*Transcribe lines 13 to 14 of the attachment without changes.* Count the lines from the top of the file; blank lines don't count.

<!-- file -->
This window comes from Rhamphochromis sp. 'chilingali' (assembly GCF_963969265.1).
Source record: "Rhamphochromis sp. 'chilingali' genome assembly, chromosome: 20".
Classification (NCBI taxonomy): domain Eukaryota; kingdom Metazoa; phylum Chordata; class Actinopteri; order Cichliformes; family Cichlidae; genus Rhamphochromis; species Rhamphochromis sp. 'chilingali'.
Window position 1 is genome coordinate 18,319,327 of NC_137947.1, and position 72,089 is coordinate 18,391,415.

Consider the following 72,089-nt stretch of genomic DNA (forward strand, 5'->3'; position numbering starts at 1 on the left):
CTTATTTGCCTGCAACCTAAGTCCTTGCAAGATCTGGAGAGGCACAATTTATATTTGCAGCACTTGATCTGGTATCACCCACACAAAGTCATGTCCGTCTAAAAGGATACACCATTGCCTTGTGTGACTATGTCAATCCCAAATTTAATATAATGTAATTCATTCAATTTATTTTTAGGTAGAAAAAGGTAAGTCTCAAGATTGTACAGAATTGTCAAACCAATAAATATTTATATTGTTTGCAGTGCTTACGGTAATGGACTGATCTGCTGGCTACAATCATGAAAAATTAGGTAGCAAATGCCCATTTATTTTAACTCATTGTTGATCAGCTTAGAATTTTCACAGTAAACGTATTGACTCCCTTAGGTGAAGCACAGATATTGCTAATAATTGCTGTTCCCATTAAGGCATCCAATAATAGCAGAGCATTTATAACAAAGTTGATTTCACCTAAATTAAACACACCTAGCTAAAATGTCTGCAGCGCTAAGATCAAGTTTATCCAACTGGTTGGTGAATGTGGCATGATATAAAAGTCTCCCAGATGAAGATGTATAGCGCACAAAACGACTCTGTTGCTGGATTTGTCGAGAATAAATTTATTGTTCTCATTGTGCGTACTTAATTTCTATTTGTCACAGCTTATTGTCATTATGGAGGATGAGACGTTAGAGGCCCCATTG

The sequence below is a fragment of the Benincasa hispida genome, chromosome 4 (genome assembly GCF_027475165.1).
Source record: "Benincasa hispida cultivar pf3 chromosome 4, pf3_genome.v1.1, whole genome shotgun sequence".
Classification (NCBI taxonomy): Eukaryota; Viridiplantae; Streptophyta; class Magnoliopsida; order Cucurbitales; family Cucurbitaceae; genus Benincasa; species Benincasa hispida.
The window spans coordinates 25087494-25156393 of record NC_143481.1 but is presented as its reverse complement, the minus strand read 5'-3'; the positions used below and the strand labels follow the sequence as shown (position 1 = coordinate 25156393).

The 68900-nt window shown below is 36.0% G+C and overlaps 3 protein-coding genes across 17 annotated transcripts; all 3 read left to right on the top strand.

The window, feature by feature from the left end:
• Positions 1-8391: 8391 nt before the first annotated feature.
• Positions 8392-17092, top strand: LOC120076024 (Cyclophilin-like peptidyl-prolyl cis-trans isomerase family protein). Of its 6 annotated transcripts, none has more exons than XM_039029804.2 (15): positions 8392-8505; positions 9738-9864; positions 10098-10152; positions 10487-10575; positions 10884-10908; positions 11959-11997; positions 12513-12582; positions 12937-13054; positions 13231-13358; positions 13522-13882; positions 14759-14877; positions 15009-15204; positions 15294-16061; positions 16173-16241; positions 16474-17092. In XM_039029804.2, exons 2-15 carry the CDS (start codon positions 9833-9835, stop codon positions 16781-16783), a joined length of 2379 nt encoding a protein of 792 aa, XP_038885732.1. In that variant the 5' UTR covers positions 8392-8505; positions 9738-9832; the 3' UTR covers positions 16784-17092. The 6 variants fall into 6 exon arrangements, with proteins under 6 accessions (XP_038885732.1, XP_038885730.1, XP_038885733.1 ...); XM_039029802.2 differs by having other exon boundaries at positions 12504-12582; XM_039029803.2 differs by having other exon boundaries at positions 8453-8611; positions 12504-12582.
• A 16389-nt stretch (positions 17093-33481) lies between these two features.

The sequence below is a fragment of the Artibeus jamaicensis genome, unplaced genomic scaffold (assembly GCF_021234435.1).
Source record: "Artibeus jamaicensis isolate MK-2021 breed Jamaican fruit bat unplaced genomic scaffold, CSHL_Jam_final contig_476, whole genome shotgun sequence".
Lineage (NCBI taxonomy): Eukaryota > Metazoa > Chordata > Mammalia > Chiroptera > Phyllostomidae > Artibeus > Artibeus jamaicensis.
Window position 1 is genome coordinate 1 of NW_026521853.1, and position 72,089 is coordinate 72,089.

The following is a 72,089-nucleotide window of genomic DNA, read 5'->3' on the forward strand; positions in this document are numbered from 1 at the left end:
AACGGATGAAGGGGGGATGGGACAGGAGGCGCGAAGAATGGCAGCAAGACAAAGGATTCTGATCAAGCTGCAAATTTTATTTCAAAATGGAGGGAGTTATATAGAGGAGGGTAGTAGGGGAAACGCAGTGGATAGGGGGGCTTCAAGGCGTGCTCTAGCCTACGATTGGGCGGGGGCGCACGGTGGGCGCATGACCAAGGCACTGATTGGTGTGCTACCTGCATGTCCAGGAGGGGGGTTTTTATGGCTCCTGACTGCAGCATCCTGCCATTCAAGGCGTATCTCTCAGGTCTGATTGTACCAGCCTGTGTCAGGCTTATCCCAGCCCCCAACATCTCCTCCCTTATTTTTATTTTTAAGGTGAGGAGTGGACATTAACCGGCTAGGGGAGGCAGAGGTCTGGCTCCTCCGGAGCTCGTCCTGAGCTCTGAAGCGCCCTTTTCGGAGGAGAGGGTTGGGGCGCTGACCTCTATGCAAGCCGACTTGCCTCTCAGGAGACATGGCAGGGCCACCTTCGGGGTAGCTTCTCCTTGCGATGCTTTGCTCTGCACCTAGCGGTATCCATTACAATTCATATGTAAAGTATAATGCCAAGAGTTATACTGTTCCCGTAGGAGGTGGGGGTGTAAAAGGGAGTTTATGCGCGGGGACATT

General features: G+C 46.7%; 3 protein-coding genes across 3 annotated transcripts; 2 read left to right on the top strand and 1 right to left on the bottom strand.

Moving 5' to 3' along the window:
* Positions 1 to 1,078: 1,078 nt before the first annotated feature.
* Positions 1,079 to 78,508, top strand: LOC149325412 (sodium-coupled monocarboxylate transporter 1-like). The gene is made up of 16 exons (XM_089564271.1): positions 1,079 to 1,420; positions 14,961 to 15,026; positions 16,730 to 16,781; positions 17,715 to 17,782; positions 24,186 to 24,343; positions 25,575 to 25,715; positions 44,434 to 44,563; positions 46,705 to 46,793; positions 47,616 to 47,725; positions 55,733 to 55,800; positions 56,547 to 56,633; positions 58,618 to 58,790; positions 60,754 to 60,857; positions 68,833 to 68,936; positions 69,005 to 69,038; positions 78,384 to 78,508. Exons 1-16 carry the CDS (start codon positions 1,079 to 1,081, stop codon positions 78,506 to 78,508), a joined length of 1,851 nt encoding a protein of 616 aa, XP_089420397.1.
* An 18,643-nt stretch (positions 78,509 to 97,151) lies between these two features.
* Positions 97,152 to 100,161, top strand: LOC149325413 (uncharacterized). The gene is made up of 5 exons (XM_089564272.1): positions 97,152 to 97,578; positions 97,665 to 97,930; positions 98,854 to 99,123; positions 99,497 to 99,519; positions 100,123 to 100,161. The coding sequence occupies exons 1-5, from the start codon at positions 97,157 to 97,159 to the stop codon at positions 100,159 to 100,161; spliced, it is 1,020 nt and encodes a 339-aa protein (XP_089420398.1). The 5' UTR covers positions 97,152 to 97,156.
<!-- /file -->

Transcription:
• Positions 1-8391: 8391 nt before the first annotated feature.
• Positions 8392-17092, top strand: LOC120076024 (Cyclophilin-like peptidyl-prolyl cis-trans isomerase family protein). Of its 6 annotated transcripts, none has more exons than XM_039029804.2 (15): positions 8392-8505; positions 9738-9864; positions 10098-10152; positions 10487-10575; positions 10884-10908; positions 11959-11997; positions 12513-12582; positions 12937-13054; positions 13231-13358; positions 13522-13882; positions 14759-14877; positions 15009-15204; positions 15294-16061; positions 16173-16241; positions 16474-17092. In XM_039029804.2, exons 2-15 carry the CDS (start codon positions 9833-9835, stop codon positions 16781-16783), a joined length of 2379 nt encoding a protein of 792 aa, XP_038885732.1. In that variant the 5' UTR covers positions 8392-8505; positions 9738-9832; the 3' UTR covers positions 16784-17092. The 6 variants fall into 6 exon arrangements, with proteins under 6 accessions (XP_038885732.1, XP_038885730.1, XP_038885733.1 ...); XM_039029802.2 differs by having other exon boundaries at positions 12504-12582; XM_039029803.2 differs by having other exon boundaries at positions 8453-8611; positions 12504-12582.